22...¦c7. White`s windmill begins to work after 22...a5? 23.bxa5 ¤c5 24.Ґa3.

23.¤f1. In case of 23.Ґc1 ¦fc8 24.Ґd2 the White`s dark-squared bishop is temporary less energetic than in the previous note, however, one should not rule out the possibility that the bishop is better off on the с1-h6 diagonal.

23...¦fc8. The knight`s departure from g3 did not weaken the e4-pawn much – 23...¤g5?! 24.Јe3 ¤gxe4? 25.f3, and greed is being punished.

24.h4. Before sending the knight to е3, White prevents ¤g5.

24...a5 25.¤e3. In case of 25.bxa5 ¤c5 26.¤g3 ¤a4 Black gets the initiative.

25...a4. Starting here, the players had to weighten the consequences of the exchange sacrifice on с3. Now 25...¦xc3 26.Ґxc3 ¦xc3 is unlikely to work due to 27.Ґxe6 fxe6 28.bxa5: the Black`s king is unsafe, and the passed pawn on a5, although hardly dangerous, is annoyingly distracting.

26.Ґd5 Јa7. The advantages of such queen deployment are supporting the а4-а3 push and an opportunity (which was used in the game) to bring the bishop to b6. The advantages of 26...Јb6 lie in more solid defending of b5 and d6 pawns, which is probably more important for the Black`s general plan.

27.a3. Poor bishop placement in the line 27.Ґxe6 fxe6 28.¦xd6!? a3 29.Ґa1 Ґxd6 30.Јxf6 ¦f7 31.Јxe6 Јd7 prevents White from enjoying compensation for an exchange.

27...¤f4. Here 27...¦xc3 28.Ґxc3 ¦xc3 29.Ґxe6 fxe6 30.Јe2 is more justified than it was two moves before, however, certain friability of the pawn structure is disturbing.

28.Ґa2. After 28.g3 ¤4xd5 29.¤xd5 ¤xd5 30.¦xd5 Јb7 Black covers the b5-pawn by placing the rook to с4, and White`s poor dark-squared bishop as well as weakness on c3 begin to tell.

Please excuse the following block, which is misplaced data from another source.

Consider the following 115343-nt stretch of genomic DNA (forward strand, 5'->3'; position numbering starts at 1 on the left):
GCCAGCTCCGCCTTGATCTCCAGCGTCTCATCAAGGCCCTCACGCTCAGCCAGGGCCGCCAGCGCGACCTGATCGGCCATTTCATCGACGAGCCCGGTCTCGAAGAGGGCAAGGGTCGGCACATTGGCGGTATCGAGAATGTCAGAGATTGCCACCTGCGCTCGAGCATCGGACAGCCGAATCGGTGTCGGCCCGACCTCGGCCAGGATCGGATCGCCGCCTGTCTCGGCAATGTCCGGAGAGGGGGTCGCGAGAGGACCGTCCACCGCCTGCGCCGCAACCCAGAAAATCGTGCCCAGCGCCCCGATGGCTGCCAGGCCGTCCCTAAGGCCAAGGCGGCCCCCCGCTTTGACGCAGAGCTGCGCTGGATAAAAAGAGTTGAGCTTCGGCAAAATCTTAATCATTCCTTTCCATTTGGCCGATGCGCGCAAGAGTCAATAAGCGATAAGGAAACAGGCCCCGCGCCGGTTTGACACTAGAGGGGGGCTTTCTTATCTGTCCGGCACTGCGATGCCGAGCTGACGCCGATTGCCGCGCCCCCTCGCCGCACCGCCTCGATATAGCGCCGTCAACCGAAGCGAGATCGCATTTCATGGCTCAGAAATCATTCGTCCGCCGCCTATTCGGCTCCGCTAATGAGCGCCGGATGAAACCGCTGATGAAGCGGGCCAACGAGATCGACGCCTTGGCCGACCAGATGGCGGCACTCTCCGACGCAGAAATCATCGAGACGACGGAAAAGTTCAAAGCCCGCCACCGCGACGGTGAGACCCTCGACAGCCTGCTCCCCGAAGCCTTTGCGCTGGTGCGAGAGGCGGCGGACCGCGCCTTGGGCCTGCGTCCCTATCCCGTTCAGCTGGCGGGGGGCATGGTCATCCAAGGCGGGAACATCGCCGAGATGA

28...¦xc3 29.Ґxc3 ¦xc3. Finally.

30.g3 ¤4h5. Probably I already convinced you that Delchev disliked the position after exchanging on е6, and in case of 30...¦xa3 31.Ґxf7+ ўxf7 32.gxf4 the Black`s king is once again too open. Nevertheless, decentralizing knight maneuver is likely weaker that any of those options.

31.Јe2! ¤xe4. After 31...¦xa3 32.Јb2! Black has to part with another exchange – 32...¦xa2 33.Јxa2 ¤xe4 34.¤d5. This is too much.

32.¦d3. Not utilizing a primitive idea inhered in the previous move. After 32.Јxb5! White threatens check from е8 and double attack from d5. He stands better in all the variations, e.g., 32...¤hf6 (32...¤ef6 does not appeal) 33.Јa5!, driving the queen away from the dangerous а7-g1 diagonal, or 32...¦xa3 33.¦a1! (not 33.Јd5 ¦xa2 34.Јxa2 ¤c3).

32...¤hf6 33.¦ed1. The idea to distrub the е4-knight by 33.g4 Ґd8 34.f3 is doubtful. Black may choose between 34...Ґb6 35.ўg2 Ґxe3 36.¦xe3 Јc7 and 34...¤xg4 35.fxg4 Ґxh4 with excellent counterplay.